About a month ago, some of my various google or technorati alerts linked me to a new website called the "email standards project".  Their objective:

The Email Standards Project works with email client developers and the design community to improve web standards support and accessibility in email.
Their initial test results were not too positive for Lotus Notes 8 -- "improvement recommended" was the polite way they described their testing of Notes 8.

I was pretty surprised to see their test results, because Notes 8 now uses an embedded browser control to render HTML mail.  The project's "acid test" e-mail looked pretty different to me than their posted results.

Over the last few weeks, I've had an ongoing dialogue with the people running this project, as well as with the Notes development organization.  It turns out that the email standards project did their Notes 8 testing in POP/IMAP mode, which -- at least according to their test -- uses the built-in Notes HTML rendering engine.  Notes 8 doesn't fare so well that way in their tests.  Development says that there is a way to configure a POP3 mailbox in Notes 8 to use the embedded browser to render HTML, but the standards project testers couldn't configure that.  Thus, for POP and IMAP users, "improvement recommended" may in fact be the outcome of the moment.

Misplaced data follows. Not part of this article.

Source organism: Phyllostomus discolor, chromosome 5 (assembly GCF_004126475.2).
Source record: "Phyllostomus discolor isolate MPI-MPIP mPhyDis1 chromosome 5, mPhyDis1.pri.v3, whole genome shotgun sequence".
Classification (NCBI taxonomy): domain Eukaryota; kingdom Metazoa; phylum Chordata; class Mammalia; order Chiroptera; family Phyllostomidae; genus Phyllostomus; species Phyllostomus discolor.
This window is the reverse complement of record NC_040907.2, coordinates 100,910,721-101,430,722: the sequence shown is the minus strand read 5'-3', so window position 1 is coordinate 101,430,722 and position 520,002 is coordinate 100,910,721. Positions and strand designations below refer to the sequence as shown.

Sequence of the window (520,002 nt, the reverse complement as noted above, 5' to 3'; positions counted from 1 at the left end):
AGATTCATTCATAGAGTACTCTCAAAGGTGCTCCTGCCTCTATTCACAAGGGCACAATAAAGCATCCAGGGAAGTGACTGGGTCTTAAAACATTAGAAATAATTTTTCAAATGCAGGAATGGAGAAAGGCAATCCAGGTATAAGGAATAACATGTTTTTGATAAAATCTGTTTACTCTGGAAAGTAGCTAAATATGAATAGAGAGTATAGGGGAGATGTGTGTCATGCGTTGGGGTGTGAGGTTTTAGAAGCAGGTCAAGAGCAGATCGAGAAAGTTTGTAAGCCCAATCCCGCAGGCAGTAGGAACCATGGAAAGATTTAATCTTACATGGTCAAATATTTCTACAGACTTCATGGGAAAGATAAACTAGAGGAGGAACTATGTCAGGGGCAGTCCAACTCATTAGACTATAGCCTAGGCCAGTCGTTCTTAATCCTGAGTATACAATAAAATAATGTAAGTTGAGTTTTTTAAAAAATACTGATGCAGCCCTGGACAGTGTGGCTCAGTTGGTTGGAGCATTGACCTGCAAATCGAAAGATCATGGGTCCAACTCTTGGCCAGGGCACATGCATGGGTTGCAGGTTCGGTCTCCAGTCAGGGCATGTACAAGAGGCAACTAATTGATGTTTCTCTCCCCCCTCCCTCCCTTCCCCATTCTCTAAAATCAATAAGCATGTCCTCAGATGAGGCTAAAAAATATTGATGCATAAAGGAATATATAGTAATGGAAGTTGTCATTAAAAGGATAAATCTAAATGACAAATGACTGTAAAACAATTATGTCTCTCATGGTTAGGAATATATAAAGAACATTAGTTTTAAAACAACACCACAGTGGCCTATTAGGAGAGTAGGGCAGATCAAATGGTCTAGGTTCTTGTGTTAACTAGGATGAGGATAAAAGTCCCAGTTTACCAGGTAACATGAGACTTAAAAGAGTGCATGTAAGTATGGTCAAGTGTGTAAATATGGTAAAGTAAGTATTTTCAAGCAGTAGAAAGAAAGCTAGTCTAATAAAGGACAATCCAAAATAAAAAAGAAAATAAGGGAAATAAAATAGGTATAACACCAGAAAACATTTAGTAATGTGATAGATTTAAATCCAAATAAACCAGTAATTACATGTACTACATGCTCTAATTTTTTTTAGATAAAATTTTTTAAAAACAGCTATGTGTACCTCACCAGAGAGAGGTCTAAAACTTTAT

Put a Domino server in the equation, though, and Notes 8 renders the "acid test" e-mail nearly flawlessly, using the standard Mail8.ntf template and MIME (rather than rich text) settings.  Matthew Patterson posted an update on the email standards blog following our interactions of the last few weeks:
As you can see in these partial screenshots, the Domino server version renders much closer to our Acid Test. IBM tells us that almost 90% of their customers are using Lotus Notes 8 with Domino Server, which use Internet Explorer for HTML email rendering when viewing emails. This is great news! Your subscribers on Notes may be getting a better experience than previously thought.
The original Notes 8 page hasn't been updated with this information, though, other than to indicate that those tests were done with Notes 8 as a POP/IMAP client.

I agree that the stand-alone Notes use case deserves a better experience, and even Notes 8 via Domino has room to grow in the area of HTML e-mail.  I don't have a resounding conclusion or road forward to communicate in this blog entry.  The point of posting this is to acknowledge the several people who have pinged me about this website in the last month, the willingness to work with us from the email standards project organization, and the importance of getting HTML mail as good as possible for typical use cases.  It's demonstrative of how important standards and interoperability are to helping everyone communicate better.

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